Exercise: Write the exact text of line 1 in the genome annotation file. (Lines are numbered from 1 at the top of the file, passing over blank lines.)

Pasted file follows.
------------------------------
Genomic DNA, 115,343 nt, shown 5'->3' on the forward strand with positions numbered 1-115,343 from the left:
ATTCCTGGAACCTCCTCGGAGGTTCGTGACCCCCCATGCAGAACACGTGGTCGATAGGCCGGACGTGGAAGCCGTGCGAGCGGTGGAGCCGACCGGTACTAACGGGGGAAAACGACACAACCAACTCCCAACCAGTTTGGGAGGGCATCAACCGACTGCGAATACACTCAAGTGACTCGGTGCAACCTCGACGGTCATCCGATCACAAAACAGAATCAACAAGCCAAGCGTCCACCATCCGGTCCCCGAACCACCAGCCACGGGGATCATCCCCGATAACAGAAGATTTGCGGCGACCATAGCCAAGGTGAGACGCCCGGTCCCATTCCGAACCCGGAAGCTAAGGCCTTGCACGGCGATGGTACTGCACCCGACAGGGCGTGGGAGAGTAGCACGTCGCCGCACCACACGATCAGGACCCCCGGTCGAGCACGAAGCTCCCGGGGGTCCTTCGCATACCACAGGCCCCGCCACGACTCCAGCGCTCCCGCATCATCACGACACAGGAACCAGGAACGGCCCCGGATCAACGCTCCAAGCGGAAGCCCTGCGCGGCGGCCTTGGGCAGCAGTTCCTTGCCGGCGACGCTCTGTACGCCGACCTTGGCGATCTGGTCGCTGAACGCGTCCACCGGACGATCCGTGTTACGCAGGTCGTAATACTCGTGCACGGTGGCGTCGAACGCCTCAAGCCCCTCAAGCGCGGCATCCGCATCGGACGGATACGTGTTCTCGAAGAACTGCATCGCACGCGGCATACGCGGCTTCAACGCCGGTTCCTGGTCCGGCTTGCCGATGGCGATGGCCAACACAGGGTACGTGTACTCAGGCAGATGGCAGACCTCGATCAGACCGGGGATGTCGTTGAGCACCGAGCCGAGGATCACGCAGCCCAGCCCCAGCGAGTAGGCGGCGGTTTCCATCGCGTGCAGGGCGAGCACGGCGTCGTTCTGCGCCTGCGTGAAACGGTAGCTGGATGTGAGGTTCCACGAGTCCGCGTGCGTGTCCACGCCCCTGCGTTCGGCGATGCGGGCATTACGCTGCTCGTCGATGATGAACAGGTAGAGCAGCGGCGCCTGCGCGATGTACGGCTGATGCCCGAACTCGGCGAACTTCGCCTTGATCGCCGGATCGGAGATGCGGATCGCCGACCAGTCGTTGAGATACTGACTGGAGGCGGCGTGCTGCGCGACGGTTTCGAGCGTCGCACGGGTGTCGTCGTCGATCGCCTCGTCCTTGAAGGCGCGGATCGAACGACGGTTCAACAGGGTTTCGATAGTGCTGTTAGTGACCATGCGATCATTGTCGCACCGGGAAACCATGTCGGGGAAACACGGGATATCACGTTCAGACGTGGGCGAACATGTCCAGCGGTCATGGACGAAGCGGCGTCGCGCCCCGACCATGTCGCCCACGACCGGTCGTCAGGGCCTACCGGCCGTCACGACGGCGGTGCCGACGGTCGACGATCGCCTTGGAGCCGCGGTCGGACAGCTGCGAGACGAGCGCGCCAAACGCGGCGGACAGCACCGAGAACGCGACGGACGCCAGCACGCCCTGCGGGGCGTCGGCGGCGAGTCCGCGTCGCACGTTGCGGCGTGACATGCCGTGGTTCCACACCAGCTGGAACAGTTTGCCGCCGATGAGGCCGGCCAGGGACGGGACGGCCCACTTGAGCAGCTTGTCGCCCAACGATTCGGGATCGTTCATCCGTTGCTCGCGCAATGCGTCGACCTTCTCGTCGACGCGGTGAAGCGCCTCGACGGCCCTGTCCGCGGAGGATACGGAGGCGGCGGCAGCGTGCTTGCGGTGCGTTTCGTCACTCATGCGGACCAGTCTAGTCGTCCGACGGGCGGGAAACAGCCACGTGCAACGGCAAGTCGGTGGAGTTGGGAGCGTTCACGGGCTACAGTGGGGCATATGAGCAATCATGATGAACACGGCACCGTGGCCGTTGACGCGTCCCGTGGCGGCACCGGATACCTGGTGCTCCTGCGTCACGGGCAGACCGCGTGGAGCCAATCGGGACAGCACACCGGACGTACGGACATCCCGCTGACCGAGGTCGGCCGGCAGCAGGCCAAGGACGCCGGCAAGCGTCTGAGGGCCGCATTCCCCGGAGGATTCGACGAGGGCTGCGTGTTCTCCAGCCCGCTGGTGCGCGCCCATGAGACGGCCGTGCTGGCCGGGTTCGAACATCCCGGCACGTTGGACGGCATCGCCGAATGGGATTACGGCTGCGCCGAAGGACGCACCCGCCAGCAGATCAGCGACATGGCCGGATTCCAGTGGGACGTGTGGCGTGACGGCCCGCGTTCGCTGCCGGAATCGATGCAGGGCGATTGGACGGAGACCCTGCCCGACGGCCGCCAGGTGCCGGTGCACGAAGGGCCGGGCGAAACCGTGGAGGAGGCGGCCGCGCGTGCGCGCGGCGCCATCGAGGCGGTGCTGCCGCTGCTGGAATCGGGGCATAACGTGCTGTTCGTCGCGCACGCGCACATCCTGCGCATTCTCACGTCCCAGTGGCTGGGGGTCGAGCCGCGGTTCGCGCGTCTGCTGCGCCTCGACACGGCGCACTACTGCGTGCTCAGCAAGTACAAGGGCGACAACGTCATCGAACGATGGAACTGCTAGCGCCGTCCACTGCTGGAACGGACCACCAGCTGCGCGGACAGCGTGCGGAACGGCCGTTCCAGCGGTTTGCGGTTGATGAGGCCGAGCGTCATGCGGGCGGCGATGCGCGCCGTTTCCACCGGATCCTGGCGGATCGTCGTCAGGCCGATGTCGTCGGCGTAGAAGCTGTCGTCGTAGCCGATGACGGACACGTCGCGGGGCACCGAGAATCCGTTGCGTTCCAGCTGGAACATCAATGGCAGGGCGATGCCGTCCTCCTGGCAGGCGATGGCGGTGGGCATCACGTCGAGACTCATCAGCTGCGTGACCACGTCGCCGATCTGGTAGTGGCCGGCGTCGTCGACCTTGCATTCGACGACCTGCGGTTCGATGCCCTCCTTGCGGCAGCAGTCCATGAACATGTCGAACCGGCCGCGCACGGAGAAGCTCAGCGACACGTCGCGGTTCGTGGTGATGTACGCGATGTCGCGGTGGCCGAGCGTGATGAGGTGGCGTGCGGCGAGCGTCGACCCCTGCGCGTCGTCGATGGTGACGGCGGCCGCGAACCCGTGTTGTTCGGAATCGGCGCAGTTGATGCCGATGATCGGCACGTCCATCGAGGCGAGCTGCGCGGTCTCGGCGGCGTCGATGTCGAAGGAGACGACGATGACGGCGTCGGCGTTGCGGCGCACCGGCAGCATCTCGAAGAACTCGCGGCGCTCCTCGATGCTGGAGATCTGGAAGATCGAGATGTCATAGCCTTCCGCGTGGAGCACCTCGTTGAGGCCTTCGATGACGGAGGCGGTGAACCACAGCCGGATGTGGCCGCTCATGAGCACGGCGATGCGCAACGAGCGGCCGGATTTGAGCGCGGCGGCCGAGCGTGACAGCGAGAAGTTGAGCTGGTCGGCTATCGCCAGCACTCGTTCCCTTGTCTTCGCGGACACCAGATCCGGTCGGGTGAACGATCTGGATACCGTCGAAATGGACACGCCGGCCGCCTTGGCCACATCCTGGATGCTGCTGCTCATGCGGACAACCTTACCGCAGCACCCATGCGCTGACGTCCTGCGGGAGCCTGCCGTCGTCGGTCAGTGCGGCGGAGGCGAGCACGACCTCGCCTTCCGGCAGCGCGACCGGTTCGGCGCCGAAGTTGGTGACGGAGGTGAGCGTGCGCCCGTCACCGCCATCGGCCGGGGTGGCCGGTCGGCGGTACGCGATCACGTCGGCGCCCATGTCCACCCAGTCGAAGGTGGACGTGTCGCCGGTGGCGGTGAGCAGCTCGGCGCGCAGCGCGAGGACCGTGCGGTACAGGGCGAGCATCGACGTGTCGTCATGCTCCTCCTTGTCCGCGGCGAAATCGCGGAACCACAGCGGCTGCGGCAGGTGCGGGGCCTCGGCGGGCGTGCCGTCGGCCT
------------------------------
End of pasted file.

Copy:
Genomic DNA, 115,343 nt, shown 5'->3' on the forward strand with positions numbered 1-115,343 from the left: